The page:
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Stereophile Staff Posted: May 30, 1999 0 comments
Believe it or not, there are reportedly several "audiophiles" out there who still refuse to accept that an extremely expensive amplifier can justify its price. "For them, the very idea of a $20,000 pair of monoblocks must seem absolutely ridiculous," writes Wes Phillips. "All I can say is that they should steer clear of the Mark Levinson No.33H, or else risk having their tidy little hypotheses shattered into tiny little pieces." For the complete review, take a look at the latest equipment report to hit the Archives: Mark Levinson No.33H monoblock power amplifier.
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Barry Willis Posted: May 30, 1999 0 comments
Stereophile editor John Atkinson---arguably the high-end audio publishing industry's single most important figure, and certainly its intellectual nexus---has seen it all in his 23 years in the high-end audio industry. At HI-FI '99 in Chicago, Audiocafe.com's Andrew Keen was able to pull JA away from his busy schedule for an in-depth interview about his views on the industry's current state of affairs---and on what's just over the horizon.
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Barry Willis Posted: May 30, 1999 0 comments
Radio broadcasts are still among the most useful resources for finding new music. They are also among the most frustrating. It's a rare occurrence anymore for announcers to tell you the name of a song and who performed it. Often, if you really want to know, you have to call the station and ask. If you're really lucky, someone might be willing to answer your question.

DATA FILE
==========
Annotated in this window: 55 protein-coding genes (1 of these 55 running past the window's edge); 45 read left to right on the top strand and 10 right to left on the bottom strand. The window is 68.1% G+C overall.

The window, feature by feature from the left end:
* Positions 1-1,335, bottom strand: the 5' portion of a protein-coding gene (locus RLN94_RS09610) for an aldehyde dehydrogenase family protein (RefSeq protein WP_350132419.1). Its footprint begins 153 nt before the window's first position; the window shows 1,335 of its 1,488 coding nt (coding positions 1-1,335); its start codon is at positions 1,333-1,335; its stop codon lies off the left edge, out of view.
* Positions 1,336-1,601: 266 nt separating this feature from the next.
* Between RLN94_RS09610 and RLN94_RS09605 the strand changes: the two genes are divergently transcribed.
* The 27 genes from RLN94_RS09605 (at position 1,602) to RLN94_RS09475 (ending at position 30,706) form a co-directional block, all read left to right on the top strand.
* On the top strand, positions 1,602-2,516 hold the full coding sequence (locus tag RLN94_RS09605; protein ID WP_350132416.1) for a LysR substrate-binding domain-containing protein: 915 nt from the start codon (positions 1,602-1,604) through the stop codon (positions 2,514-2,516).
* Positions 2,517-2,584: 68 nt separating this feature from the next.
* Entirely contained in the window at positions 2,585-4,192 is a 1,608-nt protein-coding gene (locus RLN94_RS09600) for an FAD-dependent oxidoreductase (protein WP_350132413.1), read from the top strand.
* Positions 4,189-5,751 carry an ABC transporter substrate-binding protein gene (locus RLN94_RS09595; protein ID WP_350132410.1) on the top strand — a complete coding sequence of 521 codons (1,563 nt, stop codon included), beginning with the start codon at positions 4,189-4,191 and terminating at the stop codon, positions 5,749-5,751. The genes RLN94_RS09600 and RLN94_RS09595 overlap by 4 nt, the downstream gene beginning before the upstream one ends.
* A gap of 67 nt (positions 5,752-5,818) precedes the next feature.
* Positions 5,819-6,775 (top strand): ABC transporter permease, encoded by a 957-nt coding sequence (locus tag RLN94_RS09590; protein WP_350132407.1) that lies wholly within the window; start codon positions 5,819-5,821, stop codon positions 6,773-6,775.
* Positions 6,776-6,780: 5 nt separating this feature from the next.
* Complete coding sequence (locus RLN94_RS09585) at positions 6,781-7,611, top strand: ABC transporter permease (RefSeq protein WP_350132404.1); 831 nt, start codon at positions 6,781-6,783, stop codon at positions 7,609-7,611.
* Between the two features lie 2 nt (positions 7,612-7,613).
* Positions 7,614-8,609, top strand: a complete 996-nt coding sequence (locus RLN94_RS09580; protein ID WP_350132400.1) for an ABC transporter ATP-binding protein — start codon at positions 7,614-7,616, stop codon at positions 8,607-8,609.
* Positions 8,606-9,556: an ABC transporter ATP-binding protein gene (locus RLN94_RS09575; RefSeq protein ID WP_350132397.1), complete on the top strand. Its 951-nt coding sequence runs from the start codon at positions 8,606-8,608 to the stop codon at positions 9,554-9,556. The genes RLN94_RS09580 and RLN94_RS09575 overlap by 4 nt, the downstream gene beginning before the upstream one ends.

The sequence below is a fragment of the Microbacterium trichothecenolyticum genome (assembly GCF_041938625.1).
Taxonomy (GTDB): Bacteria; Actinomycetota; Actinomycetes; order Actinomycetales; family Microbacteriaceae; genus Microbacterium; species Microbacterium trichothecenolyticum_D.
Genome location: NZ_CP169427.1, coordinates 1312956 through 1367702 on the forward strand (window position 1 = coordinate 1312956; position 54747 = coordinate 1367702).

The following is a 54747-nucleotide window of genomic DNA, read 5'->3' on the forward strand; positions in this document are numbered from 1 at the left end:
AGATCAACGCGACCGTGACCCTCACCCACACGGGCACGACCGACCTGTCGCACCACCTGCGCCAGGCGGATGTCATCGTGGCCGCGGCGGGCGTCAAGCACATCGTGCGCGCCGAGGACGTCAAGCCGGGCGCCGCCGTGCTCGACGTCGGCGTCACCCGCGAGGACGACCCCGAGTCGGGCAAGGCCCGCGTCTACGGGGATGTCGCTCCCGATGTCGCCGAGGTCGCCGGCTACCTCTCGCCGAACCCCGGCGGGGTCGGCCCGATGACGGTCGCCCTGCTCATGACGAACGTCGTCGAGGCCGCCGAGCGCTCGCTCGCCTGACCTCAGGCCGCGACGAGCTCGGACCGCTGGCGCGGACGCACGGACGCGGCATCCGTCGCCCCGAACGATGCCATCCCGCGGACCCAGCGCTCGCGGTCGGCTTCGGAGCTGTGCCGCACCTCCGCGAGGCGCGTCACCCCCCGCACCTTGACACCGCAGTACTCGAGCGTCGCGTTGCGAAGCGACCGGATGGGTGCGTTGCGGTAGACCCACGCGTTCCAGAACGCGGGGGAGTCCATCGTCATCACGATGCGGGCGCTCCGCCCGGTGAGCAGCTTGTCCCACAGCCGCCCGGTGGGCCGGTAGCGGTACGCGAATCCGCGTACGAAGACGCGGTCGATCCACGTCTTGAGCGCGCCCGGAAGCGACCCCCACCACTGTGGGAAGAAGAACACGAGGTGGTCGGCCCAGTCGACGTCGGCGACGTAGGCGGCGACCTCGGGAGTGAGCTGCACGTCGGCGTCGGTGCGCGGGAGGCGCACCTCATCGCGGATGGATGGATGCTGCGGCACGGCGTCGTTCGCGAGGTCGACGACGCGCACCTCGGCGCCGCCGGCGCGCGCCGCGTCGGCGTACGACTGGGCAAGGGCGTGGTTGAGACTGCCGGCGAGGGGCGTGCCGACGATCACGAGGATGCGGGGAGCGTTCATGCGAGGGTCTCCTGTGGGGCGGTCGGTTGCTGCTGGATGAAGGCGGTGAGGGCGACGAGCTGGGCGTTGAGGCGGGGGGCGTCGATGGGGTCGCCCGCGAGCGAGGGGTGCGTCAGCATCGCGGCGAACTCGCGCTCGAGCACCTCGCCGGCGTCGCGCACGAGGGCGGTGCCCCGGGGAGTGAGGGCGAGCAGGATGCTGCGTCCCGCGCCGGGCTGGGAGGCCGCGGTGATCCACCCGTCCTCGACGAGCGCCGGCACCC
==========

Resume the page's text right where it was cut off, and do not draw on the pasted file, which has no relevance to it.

Kalman Rubinson Posted: May 25, 1999 0 comments
In Stereophile's "Recommended Components," most full-range Class A speakers—and even some in Class B—are behemoths. Some are tall, some are wide, some are deep, and some are just plain big. Most of us would find such no-compromise devices physically imposing and visually distracting in our listening rooms. Putting aside the infamous "Spousal Acceptance Factor," how can you ignore such speakers' presence and concentrate on the music?
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Stereophile Staff Posted: May 23, 1999 0 comments
Last week, Tweeter Home Entertainment Group, Inc. announced that the company has reached an agreement in principle to acquire DOW Stereo/Video, Inc., located in San Diego, California. DOW is a nine-store specialty consumer-electronics retailer with sales of approximately $38 million, and has been in business in the San Diego market for over 30 years. The transaction is expected to be completed on or about July 1, 1999. Tweeter says it will pay approximately $5.5 million for the company excluding acquisition costs, and has the option of paying approximately $500,000 of the purchase price in Tweeter common stock.